Almost 690 million people around the world went hungry in 2019. As progress in fighting hunger stalls, the COVID-19 pandemic is intensifying the vulnerabilities and inadequacies of global food systems. While it is too early to assess the full impact of the lockdowns and other containment measures, at least another 83 million people, and possibly as many as 132 million, may go hungry in 2020. The setback throws into further doubt the achievement of the Sustainable Development Goal for zero hunger.
Overcoming hunger and malnutrition in all its forms, including undernutrition, micronutrient deficiencies and overweight, is about more than securing enough food to survive: what people – and particularly children – eat must also be nutritious.
This year, the report presents evidence that a healthy diet costs far more than US$ 1.90/day, the international poverty threshold. A staggering 3 billion people or more cannot afford a healthy diet. In sub-Saharan Africa and southern Asia, this is the case for 57 percent of the population – though no region, including North America and Europe, is spared. Partly as a result, the race to end malnutrition appears compromised.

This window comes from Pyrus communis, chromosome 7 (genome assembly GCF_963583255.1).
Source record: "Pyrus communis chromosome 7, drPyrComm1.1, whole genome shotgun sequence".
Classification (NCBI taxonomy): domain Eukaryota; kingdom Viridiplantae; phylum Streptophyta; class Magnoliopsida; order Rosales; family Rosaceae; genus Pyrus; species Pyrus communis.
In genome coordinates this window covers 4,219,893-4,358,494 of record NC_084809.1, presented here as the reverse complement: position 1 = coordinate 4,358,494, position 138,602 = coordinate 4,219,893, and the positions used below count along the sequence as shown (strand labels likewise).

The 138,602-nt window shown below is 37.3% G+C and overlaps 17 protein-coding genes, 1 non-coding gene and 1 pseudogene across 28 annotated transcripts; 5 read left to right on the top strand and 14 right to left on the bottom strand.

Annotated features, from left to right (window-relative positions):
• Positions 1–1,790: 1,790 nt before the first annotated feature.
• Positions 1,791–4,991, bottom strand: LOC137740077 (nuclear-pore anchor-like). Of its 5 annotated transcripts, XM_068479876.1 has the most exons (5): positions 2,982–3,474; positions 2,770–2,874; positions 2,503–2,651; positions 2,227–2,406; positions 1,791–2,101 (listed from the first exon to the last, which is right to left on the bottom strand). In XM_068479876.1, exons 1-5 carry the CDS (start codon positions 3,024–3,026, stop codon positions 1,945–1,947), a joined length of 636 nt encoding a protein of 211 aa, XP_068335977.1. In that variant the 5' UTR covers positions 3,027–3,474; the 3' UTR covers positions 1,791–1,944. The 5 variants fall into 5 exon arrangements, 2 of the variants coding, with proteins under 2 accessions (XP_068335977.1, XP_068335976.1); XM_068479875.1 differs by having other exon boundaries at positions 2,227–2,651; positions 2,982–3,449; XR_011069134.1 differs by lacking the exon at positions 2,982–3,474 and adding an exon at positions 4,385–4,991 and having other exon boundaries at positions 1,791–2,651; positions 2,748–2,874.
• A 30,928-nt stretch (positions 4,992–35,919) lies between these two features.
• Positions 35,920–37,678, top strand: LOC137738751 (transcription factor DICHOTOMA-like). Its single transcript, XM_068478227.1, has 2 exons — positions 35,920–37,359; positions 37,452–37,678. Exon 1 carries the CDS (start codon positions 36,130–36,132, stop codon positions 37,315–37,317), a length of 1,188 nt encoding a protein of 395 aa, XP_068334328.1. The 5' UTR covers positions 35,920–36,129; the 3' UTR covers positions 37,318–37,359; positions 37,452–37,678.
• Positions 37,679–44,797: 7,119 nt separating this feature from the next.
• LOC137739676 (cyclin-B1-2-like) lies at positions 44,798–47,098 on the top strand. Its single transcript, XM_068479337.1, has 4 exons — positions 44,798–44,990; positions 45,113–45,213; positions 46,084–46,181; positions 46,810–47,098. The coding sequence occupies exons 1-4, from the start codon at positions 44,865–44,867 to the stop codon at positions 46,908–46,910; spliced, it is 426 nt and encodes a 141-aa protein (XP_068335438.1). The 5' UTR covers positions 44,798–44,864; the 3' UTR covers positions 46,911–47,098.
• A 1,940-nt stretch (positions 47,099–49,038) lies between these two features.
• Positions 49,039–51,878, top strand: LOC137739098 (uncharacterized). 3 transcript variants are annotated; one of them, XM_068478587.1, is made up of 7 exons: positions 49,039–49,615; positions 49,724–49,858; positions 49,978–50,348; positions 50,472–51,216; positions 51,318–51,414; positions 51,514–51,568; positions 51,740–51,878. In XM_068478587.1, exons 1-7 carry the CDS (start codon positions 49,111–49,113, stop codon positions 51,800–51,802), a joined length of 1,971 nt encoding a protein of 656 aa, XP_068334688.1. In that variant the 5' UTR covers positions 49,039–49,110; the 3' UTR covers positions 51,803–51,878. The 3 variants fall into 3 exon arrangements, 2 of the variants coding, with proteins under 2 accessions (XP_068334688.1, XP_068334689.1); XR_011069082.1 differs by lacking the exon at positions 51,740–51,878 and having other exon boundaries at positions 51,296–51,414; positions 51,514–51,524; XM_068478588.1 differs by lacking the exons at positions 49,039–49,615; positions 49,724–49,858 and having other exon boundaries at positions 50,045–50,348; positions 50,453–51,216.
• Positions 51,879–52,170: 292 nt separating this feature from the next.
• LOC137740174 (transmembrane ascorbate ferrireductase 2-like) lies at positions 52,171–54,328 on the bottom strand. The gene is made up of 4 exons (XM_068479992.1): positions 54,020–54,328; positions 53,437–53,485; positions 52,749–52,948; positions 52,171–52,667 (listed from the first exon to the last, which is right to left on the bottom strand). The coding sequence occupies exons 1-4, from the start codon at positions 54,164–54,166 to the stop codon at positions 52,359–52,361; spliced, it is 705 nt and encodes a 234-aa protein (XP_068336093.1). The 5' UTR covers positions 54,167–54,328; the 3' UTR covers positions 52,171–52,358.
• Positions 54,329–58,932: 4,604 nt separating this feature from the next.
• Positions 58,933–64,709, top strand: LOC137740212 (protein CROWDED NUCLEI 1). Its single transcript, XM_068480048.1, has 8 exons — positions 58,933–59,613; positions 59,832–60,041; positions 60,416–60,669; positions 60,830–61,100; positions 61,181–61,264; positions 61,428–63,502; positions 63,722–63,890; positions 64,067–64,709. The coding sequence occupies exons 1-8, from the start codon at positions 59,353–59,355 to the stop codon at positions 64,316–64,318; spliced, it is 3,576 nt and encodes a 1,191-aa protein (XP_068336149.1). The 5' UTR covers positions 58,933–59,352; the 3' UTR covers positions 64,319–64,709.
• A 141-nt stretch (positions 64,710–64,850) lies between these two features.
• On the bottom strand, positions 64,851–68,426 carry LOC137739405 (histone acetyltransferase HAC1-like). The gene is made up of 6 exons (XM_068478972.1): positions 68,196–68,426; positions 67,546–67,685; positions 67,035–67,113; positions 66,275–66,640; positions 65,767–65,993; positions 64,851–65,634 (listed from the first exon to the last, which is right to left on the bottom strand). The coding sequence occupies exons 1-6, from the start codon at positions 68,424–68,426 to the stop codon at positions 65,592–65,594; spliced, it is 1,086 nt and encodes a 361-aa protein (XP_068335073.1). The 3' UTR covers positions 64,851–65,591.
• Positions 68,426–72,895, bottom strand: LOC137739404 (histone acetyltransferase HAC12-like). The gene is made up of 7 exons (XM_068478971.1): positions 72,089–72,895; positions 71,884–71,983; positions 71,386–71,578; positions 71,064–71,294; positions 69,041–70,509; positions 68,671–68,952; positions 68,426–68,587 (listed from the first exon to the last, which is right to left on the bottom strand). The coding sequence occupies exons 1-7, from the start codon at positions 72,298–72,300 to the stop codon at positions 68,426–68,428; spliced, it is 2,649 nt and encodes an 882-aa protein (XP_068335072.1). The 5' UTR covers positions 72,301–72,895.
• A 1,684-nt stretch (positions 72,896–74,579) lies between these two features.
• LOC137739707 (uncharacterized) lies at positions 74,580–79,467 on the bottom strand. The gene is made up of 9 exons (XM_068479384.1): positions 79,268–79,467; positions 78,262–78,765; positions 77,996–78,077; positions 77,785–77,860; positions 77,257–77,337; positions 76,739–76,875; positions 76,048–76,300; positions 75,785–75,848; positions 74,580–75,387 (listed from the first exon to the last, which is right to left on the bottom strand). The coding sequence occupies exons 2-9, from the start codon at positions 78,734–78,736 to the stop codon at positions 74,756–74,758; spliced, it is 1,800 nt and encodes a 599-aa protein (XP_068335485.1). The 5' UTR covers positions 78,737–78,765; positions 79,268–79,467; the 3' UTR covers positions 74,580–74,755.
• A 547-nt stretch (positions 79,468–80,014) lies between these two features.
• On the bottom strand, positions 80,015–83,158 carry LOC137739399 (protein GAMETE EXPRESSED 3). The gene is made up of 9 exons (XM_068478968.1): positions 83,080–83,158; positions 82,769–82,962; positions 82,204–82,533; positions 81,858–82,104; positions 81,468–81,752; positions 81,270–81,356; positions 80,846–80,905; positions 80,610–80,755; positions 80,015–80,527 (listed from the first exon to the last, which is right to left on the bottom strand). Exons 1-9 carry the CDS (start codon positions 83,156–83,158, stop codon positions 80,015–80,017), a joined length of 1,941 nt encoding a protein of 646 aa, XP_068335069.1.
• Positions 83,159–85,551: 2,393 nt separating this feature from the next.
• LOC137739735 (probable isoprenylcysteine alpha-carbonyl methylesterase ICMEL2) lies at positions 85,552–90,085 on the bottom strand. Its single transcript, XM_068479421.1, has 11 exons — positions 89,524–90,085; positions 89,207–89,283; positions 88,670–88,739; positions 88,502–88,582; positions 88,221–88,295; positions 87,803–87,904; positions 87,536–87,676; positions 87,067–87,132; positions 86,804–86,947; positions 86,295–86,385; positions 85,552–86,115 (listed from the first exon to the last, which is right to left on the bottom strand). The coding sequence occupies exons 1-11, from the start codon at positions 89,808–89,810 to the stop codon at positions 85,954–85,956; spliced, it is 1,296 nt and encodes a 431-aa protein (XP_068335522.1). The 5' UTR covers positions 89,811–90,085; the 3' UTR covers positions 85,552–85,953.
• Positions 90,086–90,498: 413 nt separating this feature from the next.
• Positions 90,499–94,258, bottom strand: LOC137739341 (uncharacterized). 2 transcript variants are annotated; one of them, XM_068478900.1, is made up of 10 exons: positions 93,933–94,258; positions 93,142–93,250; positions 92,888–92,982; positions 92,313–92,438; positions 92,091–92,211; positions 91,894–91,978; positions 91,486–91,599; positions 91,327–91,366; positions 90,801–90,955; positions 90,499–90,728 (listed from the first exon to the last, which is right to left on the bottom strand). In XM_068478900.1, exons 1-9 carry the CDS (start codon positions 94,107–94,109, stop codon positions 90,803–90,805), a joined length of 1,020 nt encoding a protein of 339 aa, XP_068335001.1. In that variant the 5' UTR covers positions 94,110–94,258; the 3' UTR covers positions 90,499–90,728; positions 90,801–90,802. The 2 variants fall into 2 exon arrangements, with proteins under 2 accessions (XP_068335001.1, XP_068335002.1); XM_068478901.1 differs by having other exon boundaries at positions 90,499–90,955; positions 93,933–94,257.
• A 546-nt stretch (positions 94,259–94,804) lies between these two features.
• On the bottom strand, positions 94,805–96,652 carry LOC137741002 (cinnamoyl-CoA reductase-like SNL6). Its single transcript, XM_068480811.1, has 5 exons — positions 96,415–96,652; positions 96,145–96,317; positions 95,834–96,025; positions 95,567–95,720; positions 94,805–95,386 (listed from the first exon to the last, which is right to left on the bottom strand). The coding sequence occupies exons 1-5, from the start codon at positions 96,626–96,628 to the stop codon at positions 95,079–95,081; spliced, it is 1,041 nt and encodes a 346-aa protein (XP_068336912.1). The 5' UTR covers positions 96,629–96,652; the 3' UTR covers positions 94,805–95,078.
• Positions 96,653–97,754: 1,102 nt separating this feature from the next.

The report indicates that the burden of malnutrition in all its forms remains a challenge and that while the world has been making some progress against some of the 2030 SDG nutrition targets — it has been uneven and insufficient to meet the goals. As of the end of 2019, exclusive breastfeeding only was on track for the 2025 target; stunting showed some progress although insufficient to achieve either the 2025 or 2030 targets, the prevalence of wasting was notably higher than the targets and achievement of the 2030 child overweight target would require a reversal of the current trajectory. The onset of COVID-19 in 2020 throws into further doubt the achievement of these goals especially as the nutritional status of the most vulnerable population groups is likely to deteriorate further due to the health and socio-economic impacts of the pandemic.